In the end the meanings of the mill should not matter. No building type carries a given meaning forever and to the exclusion of other meanings. In fact the plan of the typical Christian church derives from the Imperial Roman basilica, and yet few think of the basilica when viewing a church. The practice of copying a prototype in the absence of its original meaning is an architectural tradition. Libraries in particular find themselves clothed in any of a hundred different modes: a Gothic church at Princeton, a Roman temple at the University of Virginia, a Romanesque cathedral at a California university, or a Renaissance palazzo at the Boston Public Library. Two college libraries at Oxford even exist in buildings that were once churches. That a mill may bring forth associations other than academic is no reason not to use it for a library. And perhaps after studying in Berry, Dartmouth graduates will even begin to associate mills with liberal learning.

Nor must the iconography of the mill be incompatible with the meanings a library intends to evoke. Academic buildings of the past have borrowed and modified the appearance of the mill to great effect, most notably in Karl Friedrich Schinkel's 1831 Bauakademie in Berlin (Fig. 4). Schinkel was the government architect of Prussia, an eclectic designer, and one of the most brilliant architects of his century; he designed this school of the building arts using inspiration from an 1827 visit to England. The school's interior is entirely legible on its exterior, a functional ideal of which Schinkel had seen examples in the mills of Manchester and other English cities. Here a skeleton of brick structural columns divides the brick infill (Fig. 5).7 This was perhaps the first time a "high-style" building so thoroughly aestheticized what had been mere utilitarianism, and it was in the service of a school.

A relation between the mill and the school works the other way as well, since Dartmouth is renting space in the mills in Lebanon to hold studios for its own Studio Art department faculty. More impressively, the University of New Hampshire in Manchester is currently colonizing one of the famous Amoskeag Mill buildings downtown. The school finds the historic mill's proximity to the city and its large open floorplans appealing, and the building's exterior expression not incompatible with the mission of U.N.H.

Even the fact that Venturi's choice of the mill seems arbitrary is not a strike against it. Campus architect George Hathorn proposed that Dartmouth also have "a barn, a silo and perhaps a coop or two" since New Hampshire also has agricultural roots,8 but in fact the prevailing "Colonial" style of the campus is itself highly arbitrary. The College's oldest buildings are the early nineteenth-century Wentworth and Thornton of 1828-9, since the school's Colonial-era buildings departed from the Green by 1791. Dartmouth Hall dates to 1905-6, with much of its interior dating to 1935, notwithstanding the eighteenth-century date in the gable. In its early-to-mid-twentieth-century buildings, from Massachusetts Hall to Brewster Hall, the College continually decided to clothe itself an image that could help fabricate a relation to its missing Colonial past. There is nothing wrong with this, since one job of buildings is to send messages, but it is worth recognizing that Parkhurst or the Gym are not part of some stylistic tradition dating to Eleazar Wheelock.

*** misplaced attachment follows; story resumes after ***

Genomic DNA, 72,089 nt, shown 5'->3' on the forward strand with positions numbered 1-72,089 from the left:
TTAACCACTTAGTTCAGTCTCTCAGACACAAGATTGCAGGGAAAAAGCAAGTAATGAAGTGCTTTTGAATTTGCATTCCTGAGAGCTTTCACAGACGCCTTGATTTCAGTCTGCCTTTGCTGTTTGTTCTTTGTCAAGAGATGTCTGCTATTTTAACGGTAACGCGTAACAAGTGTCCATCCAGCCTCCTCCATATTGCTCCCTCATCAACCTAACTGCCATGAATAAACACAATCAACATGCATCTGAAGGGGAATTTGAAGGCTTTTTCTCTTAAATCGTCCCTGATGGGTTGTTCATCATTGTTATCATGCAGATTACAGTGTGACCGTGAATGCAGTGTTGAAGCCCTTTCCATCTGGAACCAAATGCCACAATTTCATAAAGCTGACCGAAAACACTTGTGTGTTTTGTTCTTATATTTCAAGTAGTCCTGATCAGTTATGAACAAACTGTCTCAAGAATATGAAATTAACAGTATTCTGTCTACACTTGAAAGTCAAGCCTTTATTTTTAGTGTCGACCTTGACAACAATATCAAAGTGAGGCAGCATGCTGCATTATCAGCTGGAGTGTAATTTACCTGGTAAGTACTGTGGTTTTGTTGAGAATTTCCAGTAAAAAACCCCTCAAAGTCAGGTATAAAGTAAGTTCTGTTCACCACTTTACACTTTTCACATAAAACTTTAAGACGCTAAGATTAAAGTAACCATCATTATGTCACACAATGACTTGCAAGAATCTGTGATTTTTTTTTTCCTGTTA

So far we have worked under the assumption that Berry's sole connection to the mill is that it allegedly looks like a mill. This turns out to be a difficult claim to justify. Though a range of brawny old nineteenth-century brick buildings with a central Italianate clock tower might not be a bad idea at Dartmouth, Berry will not be this. History Professor Jere Daniell pointed out as much, saying "New England has always been the most industrial part of the U.S., and reminding people of factories can be a plus. But it [the Berry design] doesn't remind me of a factory."9

In fact when VSBA cite the mill as a model, their most important reference is not to the mill's appearance but its key typological attributes. What Venturi calls "the mill" is nothing more than his ideal of a generic and flexible building, and it has been so since long before his firm took the Dartmouth project. It has nothing to do with Dartmouth. Venturi said in a 1998 interview: